Of an entirely different nature is the music by Jessika Kenney and Eyvind Kang. the latter plays violin, while Kenney is a vocalist 'known for her haunting timbral sense, as well as the profound interpretation of vocal traditions'. They perform here a piece that is a meditation on 'a psalm of lamentation and the unary tone in the metaphor of salt and fresh water, inspired by Gaelic psalmery, Tibetan notational gestures, and the microtonality of the tetrachord'. Like the recent release on Mego by Phurpa, this is something that one wouldn't expect: angelic voices and sparse violin, in five tracks which all sound quite similar to me. I have no idea what to think of this, after playing it a couple of times. Sometimes I think this is of great beauty, but at other times it annoys the hell out of me. Maybe that should count as a great record then? I am not sure. Maybe this sort of vaguely religious music is just not for me? I haven't figured this out yet, maybe I never will? (FdW) Address:


Along with this, the fifth album of Belgiums Red Stars Over Tokyo, I got a copy of the very first album by him, the one I missed out several years ago. I thought the second and third record where along the lines of early Factory Records/4AD, but this first one was more like a somewhat crude form of techno music and wicked ambient passages - all in some lo-fi manner. It completes the picture, I guess, as this new record takes off where that one ends, and maybe also the previous 'Not Moving' (see Vital Weekly 743). That one was a bit disappointing with its attempts at dub like music, but on 'Hits Of Sunshine' (a rare thing this summer in The Netherlands), this new found dub sound is expanded a bit more, so that it is for home listening as much enjoyable as it is for DJ-ing. It says on the press blurb that this is along the lines of Kompakt's 'Pop Ambient' series, which I can see. It has that same mild ambient sound, like a spring breeze, slow arpeggio's and sometimes a bit faster ones, and always with that slightly thumping of a beat in the background. Not entirely pop ambient, but like its wicked little sister. Red Stars Over Tokyo seem to be back on track with this nice record. (FdW) Address: <>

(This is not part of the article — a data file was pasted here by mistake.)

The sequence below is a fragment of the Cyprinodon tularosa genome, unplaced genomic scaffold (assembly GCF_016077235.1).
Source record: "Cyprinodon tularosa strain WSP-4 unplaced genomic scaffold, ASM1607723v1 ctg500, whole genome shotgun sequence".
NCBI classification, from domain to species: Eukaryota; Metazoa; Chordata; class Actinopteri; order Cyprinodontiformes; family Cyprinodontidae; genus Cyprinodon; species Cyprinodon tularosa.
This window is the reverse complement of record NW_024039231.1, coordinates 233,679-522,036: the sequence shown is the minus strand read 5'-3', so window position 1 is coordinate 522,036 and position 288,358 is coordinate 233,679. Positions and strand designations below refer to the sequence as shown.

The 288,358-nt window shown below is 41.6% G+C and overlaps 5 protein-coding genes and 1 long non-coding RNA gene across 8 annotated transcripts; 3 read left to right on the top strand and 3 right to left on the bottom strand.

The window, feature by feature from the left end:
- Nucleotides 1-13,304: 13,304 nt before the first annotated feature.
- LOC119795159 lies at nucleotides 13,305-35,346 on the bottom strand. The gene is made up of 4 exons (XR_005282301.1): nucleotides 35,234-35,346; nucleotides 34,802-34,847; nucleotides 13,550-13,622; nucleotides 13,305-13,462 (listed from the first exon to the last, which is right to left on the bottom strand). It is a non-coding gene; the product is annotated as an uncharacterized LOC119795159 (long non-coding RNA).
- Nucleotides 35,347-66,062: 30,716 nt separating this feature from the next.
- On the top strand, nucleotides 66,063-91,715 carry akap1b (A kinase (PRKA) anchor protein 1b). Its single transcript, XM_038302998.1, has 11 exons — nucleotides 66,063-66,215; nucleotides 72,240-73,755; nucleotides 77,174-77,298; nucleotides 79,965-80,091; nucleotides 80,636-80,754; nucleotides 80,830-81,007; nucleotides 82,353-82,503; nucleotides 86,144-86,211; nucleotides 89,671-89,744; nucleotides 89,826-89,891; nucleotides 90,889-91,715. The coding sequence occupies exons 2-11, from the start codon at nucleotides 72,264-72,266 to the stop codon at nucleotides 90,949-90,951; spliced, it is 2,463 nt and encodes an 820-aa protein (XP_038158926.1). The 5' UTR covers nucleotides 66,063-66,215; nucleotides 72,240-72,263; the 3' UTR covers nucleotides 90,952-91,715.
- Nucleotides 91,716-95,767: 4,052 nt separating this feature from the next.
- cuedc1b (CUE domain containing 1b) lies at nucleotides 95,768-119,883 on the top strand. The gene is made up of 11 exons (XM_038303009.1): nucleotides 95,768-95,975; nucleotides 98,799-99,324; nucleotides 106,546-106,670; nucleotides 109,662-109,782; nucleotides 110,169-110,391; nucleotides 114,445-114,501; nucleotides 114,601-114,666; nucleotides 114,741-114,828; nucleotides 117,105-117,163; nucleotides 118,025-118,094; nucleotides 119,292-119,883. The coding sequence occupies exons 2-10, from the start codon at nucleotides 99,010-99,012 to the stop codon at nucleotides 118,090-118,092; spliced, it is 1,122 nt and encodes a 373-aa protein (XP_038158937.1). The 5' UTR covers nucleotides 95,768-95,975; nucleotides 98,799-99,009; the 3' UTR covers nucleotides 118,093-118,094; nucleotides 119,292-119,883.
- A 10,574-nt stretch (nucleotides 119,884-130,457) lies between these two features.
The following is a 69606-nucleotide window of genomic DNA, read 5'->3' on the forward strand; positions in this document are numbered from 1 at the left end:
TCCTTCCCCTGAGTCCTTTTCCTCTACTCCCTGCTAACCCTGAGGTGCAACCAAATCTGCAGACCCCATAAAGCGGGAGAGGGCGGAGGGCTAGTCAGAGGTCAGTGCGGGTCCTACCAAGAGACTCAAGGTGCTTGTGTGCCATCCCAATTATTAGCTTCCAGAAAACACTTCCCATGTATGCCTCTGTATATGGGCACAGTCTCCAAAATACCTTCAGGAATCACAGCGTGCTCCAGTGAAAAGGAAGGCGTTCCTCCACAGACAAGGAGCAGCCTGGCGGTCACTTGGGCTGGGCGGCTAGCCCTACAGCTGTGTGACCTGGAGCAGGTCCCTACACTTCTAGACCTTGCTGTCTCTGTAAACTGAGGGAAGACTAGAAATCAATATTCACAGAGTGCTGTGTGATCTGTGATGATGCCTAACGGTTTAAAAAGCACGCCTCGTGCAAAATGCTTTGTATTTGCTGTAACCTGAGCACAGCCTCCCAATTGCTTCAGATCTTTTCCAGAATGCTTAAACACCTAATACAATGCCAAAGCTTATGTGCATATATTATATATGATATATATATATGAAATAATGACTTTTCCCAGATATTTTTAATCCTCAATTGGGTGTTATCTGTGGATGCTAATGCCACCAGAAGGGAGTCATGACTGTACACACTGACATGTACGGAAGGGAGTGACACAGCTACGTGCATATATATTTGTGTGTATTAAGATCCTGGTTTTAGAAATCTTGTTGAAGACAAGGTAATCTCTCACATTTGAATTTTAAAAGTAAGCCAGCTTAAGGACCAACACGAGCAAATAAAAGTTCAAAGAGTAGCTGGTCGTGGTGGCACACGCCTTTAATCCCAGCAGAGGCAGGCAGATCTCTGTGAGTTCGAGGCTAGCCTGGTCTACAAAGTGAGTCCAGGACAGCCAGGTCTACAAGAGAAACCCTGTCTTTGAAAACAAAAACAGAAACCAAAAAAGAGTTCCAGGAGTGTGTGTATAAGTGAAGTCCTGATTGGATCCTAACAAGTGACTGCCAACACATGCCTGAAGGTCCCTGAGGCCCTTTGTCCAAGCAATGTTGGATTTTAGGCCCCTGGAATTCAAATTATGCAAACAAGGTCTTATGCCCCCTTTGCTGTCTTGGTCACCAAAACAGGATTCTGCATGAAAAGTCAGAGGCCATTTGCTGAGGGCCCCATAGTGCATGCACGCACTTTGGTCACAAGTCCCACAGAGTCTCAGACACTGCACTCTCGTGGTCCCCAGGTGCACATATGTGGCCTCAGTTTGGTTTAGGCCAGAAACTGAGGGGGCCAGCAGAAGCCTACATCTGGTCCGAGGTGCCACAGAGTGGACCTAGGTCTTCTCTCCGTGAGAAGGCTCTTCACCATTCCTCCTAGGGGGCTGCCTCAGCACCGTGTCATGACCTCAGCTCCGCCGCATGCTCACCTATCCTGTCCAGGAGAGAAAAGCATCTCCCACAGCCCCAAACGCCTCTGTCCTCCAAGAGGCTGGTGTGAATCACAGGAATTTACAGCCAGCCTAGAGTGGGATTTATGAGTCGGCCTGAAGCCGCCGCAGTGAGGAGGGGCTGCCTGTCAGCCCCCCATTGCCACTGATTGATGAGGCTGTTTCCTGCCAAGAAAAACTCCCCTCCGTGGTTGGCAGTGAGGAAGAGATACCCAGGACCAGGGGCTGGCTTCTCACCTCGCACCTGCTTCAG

A duo recording for guitar and drums, by two of Italy's finest improvisors, although I never heard of them before. Their eleven pieces here is a combination of really wild free jazz gestures, but, and those work better, also of some great introspective moments. The techniques used here are fairly 'normal': the guitar sounds like a real guitar, the drums like drums. But that's half the story: the pizzicato plucking of strings, the nervous playing of small percussive sounds, courtesy of UFIP (for which Marcello Magliocchi works), the addition of rock like effects, add a great energy to the record. Magliocchi likes his cymbals and uses them a lot, to create resonating, Bertoia like sound sculptures, bouncing of against the occasionally rock like guitar of Morgia. Quite a beast this one. Excellent to get more energy at the end of the day. (FdW) Address:


JOHN WIESE - GGA (12" by Teenage Teardrops)
Now here is an interesting record, by noise supremo John Wiese. When I started this 12" I thought it had something to do with his love for the Haters: smashing glass, highly separated in the two channels. But then a peek on the information learns that this is actually a stereo mix of a 4 channel installation. It sounds great, but then, like Wiese, I am big fan of The Haters too. The sound of smashing, breaking and crunching of glass is very loudly recorded here, and has a great physical quality to it. It bounces loudly and a strong, minimal, conceptual edge to it. This could have lasted LP size to me, instead of 12". Totally captivating noise in the best sense of the word. Now that's what I call noise: intelligent, loud, conceptual and listenable. (FdW) Address:


Meeuw Muzak is less active these days, or so it seems, but I still cherish their releases. Hideto Aso is The Pitchshifters, who did a CDR back in 2003, of which Meeuw did a 7" before, using two tracks from that release, see also Vital Weekly 594. On this new 7" we have one old track, '828' and a new one, 'Goshen'. The old piece sounds like the previous release: loud lo-fi keyboards and wacky drum machine keeping a strange time measure to hold things together. This one, unlike the previous, is less sad, even lively perhaps, despite the loudness. 'Goshen', the new a-side, is a more introspective piece, almost ambient in approach and it seems that Aso got some new equipment and the new music is almost mellow in approach. 'Goshen' is a lovely little track, almost like a love song. Excellent stuff. (FdW) Address:


SILVER ASH - DEATHLESS/LIFEBOAT (7" by Generate Records)